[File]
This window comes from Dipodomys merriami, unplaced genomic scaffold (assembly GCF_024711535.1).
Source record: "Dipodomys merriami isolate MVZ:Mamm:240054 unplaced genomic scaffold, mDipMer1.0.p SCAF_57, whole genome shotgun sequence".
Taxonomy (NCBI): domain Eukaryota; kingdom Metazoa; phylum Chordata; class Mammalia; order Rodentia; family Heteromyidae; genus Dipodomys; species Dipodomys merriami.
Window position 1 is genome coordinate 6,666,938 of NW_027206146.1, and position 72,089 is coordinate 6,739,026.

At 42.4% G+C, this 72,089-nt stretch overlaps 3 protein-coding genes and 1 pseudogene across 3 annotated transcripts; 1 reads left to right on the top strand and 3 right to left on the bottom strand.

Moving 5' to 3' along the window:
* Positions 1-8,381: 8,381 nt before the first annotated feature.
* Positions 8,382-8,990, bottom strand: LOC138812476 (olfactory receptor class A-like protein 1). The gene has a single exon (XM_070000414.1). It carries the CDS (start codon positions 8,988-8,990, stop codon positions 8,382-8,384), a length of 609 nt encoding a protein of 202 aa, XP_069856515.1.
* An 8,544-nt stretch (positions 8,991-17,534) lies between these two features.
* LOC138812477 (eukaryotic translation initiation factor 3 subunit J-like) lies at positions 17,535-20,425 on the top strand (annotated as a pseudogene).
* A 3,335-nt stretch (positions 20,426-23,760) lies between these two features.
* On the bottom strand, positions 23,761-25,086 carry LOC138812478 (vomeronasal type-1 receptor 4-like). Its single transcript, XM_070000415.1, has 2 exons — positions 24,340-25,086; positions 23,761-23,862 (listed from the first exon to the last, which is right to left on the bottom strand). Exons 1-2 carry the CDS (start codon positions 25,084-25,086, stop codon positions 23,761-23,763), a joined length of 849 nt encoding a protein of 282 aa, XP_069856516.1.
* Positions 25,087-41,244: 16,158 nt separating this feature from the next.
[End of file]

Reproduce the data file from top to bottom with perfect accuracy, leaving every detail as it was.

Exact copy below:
This window comes from Dipodomys merriami, unplaced genomic scaffold (assembly GCF_024711535.1).
Source record: "Dipodomys merriami isolate MVZ:Mamm:240054 unplaced genomic scaffold, mDipMer1.0.p SCAF_57, whole genome shotgun sequence".
Taxonomy (NCBI): domain Eukaryota; kingdom Metazoa; phylum Chordata; class Mammalia; order Rodentia; family Heteromyidae; genus Dipodomys; species Dipodomys merriami.
Window position 1 is genome coordinate 6,666,938 of NW_027206146.1, and position 72,089 is coordinate 6,739,026.

At 42.4% G+C, this 72,089-nt stretch overlaps 3 protein-coding genes and 1 pseudogene across 3 annotated transcripts; 1 reads left to right on the top strand and 3 right to left on the bottom strand.

Moving 5' to 3' along the window:
* Positions 1-8,381: 8,381 nt before the first annotated feature.
* Positions 8,382-8,990, bottom strand: LOC138812476 (olfactory receptor class A-like protein 1). The gene has a single exon (XM_070000414.1). It carries the CDS (start codon positions 8,988-8,990, stop codon positions 8,382-8,384), a length of 609 nt encoding a protein of 202 aa, XP_069856515.1.
* An 8,544-nt stretch (positions 8,991-17,534) lies between these two features.
* LOC138812477 (eukaryotic translation initiation factor 3 subunit J-like) lies at positions 17,535-20,425 on the top strand (annotated as a pseudogene).
* A 3,335-nt stretch (positions 20,426-23,760) lies between these two features.
* On the bottom strand, positions 23,761-25,086 carry LOC138812478 (vomeronasal type-1 receptor 4-like). Its single transcript, XM_070000415.1, has 2 exons — positions 24,340-25,086; positions 23,761-23,862 (listed from the first exon to the last, which is right to left on the bottom strand). Exons 1-2 carry the CDS (start codon positions 25,084-25,086, stop codon positions 23,761-23,763), a joined length of 849 nt encoding a protein of 282 aa, XP_069856516.1.
* Positions 25,087-41,244: 16,158 nt separating this feature from the next.